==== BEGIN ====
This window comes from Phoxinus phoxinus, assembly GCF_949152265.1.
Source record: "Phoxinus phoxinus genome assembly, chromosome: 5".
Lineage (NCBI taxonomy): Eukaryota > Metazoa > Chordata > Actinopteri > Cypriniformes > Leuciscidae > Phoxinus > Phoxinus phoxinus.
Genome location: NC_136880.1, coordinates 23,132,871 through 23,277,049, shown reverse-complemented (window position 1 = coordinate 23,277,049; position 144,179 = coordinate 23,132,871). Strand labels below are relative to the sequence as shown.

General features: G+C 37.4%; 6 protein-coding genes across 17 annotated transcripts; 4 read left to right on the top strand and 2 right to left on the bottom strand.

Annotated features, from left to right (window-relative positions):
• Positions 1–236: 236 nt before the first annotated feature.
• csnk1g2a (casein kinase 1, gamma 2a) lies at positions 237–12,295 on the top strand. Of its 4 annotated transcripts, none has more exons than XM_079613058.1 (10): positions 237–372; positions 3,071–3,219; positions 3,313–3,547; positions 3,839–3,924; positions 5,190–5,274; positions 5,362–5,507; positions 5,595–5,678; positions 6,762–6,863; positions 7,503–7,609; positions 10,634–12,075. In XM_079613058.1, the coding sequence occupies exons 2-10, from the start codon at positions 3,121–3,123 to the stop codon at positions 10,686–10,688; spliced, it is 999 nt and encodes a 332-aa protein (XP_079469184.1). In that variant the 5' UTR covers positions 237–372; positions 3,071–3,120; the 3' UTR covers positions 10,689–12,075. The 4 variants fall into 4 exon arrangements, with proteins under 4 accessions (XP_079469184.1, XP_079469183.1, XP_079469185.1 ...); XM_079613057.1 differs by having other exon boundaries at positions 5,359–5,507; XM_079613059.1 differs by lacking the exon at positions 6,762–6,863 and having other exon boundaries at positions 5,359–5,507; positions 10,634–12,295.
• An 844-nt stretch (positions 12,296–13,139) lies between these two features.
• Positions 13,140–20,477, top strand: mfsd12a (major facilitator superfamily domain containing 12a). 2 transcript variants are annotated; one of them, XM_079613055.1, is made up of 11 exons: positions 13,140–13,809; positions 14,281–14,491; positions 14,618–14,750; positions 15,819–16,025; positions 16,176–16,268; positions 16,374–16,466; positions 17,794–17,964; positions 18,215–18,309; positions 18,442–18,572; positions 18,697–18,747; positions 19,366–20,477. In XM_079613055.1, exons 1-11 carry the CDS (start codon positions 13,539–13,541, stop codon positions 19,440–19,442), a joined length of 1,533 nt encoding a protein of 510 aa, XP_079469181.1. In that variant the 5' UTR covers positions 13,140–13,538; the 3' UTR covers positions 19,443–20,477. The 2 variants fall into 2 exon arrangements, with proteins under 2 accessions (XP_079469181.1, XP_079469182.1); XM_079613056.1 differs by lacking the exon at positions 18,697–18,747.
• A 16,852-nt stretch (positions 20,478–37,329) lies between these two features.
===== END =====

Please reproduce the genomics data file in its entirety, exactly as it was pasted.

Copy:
This window comes from Phoxinus phoxinus, assembly GCF_949152265.1.
Source record: "Phoxinus phoxinus genome assembly, chromosome: 5".
Lineage (NCBI taxonomy): Eukaryota > Metazoa > Chordata > Actinopteri > Cypriniformes > Leuciscidae > Phoxinus > Phoxinus phoxinus.
Genome location: NC_136880.1, coordinates 23,132,871 through 23,277,049, shown reverse-complemented (window position 1 = coordinate 23,277,049; position 144,179 = coordinate 23,132,871). Strand labels below are relative to the sequence as shown.

General features: G+C 37.4%; 6 protein-coding genes across 17 annotated transcripts; 4 read left to right on the top strand and 2 right to left on the bottom strand.

Annotated features, from left to right (window-relative positions):
• Positions 1–236: 236 nt before the first annotated feature.
• csnk1g2a (casein kinase 1, gamma 2a) lies at positions 237–12,295 on the top strand. Of its 4 annotated transcripts, none has more exons than XM_079613058.1 (10): positions 237–372; positions 3,071–3,219; positions 3,313–3,547; positions 3,839–3,924; positions 5,190–5,274; positions 5,362–5,507; positions 5,595–5,678; positions 6,762–6,863; positions 7,503–7,609; positions 10,634–12,075. In XM_079613058.1, the coding sequence occupies exons 2-10, from the start codon at positions 3,121–3,123 to the stop codon at positions 10,686–10,688; spliced, it is 999 nt and encodes a 332-aa protein (XP_079469184.1). In that variant the 5' UTR covers positions 237–372; positions 3,071–3,120; the 3' UTR covers positions 10,689–12,075. The 4 variants fall into 4 exon arrangements, with proteins under 4 accessions (XP_079469184.1, XP_079469183.1, XP_079469185.1 ...); XM_079613057.1 differs by having other exon boundaries at positions 5,359–5,507; XM_079613059.1 differs by lacking the exon at positions 6,762–6,863 and having other exon boundaries at positions 5,359–5,507; positions 10,634–12,295.
• An 844-nt stretch (positions 12,296–13,139) lies between these two features.
• Positions 13,140–20,477, top strand: mfsd12a (major facilitator superfamily domain containing 12a). 2 transcript variants are annotated; one of them, XM_079613055.1, is made up of 11 exons: positions 13,140–13,809; positions 14,281–14,491; positions 14,618–14,750; positions 15,819–16,025; positions 16,176–16,268; positions 16,374–16,466; positions 17,794–17,964; positions 18,215–18,309; positions 18,442–18,572; positions 18,697–18,747; positions 19,366–20,477. In XM_079613055.1, exons 1-11 carry the CDS (start codon positions 13,539–13,541, stop codon positions 19,440–19,442), a joined length of 1,533 nt encoding a protein of 510 aa, XP_079469181.1. In that variant the 5' UTR covers positions 13,140–13,538; the 3' UTR covers positions 19,443–20,477. The 2 variants fall into 2 exon arrangements, with proteins under 2 accessions (XP_079469181.1, XP_079469182.1); XM_079613056.1 differs by lacking the exon at positions 18,697–18,747.
• A 16,852-nt stretch (positions 20,478–37,329) lies between these two features.